Loneliness is related to numerous age-related diseases. A recent study investigated the relationship between perceived loneliness and dementia risk. While loneliness has been linked to dementia in prior studies, this was the first study to examine loneliness and the risk of two common subtypes of dementia, Alzheimer’s disease and vascular dementia.
The participants were part of the Betula Prospective Cohort Study, a Swedish longitudinal study that began in 1988. There were six samples in the study overall. They were studied in six waves that were each about five years apart. The current study included 1,905 participants who were at least 60 at baseline and who participated in samples one through five. Loneliness was measured by a single item: “Do you often feel lonely?” Dementia was evaluated at each wave by a senior research geriatric psychiatrist. Multiple sources of information from diagnostic assessments and medical records were considered to make the final diagnosis. All-cause dementia included both Alzheimer’s disease and vascular dementia, as well as six other subtypes. As depression may increase the risk of loneliness, the researchers controlled for depression, which was measured by 20-item self-report scale.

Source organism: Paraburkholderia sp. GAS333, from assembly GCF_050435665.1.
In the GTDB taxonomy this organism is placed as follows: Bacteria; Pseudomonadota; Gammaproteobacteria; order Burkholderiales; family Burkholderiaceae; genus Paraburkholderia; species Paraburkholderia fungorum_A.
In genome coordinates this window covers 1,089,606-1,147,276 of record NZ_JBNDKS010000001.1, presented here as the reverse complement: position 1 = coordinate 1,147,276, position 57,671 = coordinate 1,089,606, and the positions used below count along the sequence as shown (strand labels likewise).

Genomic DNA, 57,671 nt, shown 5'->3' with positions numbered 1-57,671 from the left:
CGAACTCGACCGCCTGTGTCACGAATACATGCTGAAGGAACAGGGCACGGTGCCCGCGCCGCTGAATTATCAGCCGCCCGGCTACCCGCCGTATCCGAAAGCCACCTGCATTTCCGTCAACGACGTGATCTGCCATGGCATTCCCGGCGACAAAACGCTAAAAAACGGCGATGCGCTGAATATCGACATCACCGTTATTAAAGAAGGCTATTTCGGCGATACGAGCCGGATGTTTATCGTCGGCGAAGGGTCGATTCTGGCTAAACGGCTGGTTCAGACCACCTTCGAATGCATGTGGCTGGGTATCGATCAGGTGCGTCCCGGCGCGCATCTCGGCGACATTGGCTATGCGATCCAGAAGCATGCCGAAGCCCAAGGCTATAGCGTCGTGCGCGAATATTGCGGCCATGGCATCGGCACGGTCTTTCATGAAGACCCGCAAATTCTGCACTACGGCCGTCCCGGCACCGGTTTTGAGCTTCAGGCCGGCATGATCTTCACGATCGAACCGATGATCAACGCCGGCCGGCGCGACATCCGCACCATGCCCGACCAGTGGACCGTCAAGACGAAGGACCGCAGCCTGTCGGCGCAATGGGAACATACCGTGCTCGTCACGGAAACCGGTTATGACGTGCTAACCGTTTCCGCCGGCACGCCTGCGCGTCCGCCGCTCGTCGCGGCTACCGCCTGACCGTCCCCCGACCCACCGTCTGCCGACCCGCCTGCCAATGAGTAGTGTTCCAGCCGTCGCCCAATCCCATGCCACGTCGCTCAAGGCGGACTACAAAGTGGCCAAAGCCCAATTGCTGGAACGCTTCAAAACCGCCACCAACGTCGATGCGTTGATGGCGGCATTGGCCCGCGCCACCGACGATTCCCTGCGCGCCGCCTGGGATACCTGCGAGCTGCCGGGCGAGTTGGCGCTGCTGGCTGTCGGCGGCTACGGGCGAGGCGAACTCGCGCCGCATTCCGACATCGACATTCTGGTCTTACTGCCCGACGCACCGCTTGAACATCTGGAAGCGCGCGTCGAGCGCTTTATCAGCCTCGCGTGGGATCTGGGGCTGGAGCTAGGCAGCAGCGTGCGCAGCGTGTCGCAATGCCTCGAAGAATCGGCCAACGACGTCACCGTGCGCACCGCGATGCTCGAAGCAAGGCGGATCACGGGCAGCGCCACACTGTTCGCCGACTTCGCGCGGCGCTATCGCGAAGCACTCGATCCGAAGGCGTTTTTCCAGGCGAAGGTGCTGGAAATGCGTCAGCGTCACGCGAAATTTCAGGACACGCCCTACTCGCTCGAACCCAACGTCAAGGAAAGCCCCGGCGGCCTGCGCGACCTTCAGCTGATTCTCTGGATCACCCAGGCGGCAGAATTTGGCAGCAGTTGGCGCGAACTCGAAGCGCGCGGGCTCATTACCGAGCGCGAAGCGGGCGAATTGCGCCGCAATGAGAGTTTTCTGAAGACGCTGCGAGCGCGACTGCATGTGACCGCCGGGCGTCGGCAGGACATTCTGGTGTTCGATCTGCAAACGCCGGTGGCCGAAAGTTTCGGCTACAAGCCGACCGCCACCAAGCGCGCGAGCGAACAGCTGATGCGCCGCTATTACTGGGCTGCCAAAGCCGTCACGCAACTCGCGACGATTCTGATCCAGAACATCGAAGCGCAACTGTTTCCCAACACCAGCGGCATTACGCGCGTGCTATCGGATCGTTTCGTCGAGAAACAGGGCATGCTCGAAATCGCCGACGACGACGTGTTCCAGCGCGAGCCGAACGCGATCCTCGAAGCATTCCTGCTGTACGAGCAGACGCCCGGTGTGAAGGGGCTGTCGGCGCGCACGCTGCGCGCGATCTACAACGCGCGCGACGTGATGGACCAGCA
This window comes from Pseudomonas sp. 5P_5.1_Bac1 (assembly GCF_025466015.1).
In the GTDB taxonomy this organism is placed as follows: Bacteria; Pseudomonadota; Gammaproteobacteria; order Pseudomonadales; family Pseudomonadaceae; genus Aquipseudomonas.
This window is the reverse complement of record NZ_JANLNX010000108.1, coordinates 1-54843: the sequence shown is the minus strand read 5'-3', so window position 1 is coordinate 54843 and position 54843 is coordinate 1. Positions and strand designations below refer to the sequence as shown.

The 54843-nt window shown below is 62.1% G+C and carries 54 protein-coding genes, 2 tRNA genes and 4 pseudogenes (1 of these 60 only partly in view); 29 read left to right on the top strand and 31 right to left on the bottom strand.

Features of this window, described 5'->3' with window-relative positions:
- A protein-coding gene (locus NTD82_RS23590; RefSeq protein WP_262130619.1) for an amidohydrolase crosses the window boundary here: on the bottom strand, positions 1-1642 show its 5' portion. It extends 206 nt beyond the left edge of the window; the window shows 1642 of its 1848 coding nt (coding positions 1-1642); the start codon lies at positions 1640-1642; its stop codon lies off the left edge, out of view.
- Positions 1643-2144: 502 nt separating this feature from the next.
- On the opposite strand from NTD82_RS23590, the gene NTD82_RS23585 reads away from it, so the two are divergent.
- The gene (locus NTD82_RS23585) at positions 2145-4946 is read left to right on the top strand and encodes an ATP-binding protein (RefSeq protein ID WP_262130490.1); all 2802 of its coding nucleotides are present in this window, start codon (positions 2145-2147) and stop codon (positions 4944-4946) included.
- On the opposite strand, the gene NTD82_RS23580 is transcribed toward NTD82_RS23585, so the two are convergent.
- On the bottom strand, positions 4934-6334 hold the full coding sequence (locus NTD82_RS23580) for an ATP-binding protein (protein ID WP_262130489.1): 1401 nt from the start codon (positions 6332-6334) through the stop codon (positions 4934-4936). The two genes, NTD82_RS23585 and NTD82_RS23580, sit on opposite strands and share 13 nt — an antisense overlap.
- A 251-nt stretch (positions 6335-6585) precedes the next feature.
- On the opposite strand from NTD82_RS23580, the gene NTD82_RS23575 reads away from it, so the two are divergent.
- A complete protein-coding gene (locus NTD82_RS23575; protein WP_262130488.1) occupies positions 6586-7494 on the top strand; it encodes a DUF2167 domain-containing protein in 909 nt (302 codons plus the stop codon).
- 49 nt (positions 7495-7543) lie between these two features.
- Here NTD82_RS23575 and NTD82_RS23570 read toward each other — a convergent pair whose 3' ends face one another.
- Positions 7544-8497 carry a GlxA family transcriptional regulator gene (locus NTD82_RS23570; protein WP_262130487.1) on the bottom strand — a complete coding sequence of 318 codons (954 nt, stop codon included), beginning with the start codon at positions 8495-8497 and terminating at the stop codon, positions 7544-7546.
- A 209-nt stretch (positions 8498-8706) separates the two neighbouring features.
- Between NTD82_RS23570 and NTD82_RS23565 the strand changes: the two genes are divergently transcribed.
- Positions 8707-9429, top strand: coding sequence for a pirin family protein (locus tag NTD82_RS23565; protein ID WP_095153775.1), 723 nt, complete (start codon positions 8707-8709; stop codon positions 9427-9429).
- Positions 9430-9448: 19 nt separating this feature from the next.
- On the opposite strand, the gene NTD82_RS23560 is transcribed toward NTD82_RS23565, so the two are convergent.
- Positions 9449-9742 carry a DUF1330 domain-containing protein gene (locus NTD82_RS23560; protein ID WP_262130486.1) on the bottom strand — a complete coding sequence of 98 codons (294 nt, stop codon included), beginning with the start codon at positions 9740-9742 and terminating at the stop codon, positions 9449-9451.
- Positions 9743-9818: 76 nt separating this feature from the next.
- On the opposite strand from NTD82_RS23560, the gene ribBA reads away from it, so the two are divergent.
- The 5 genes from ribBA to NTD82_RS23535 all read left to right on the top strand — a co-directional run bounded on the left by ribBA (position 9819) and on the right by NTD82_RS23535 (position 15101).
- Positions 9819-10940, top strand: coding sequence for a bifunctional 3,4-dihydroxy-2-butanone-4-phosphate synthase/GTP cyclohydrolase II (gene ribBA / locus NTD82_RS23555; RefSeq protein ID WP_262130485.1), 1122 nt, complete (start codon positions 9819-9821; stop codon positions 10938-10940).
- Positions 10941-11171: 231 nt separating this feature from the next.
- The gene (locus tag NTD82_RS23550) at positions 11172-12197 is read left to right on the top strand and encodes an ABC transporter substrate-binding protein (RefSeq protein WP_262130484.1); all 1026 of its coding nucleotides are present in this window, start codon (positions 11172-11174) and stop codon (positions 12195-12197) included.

The study found that individuals who were often lonely were more likely to develop all-cause dementia and Alzheimer’s disease even after accounting for factors such as depression. Further, even after the researchers excluded participants who developed dementia within the first five years—persons who could have experienced loneliness as an early sign of dementia—the relationship remained. However, loneliness did not increase the risk of vascular dementia. The relationship between loneliness and Alzheimer’s disease was consistent with a prior study demonstrating that increased loneliness was related to higher cortical amyloid burden, one of the primary components of plaque found in Alzheimer’s disease. While more research is needed, this study takes an important step forward in understanding the relationship between loneliness and types of dementia.
Want to keep up with recent research that’s relevant to aging services? Use the form below to subscribe to our monthly InvestigAge email.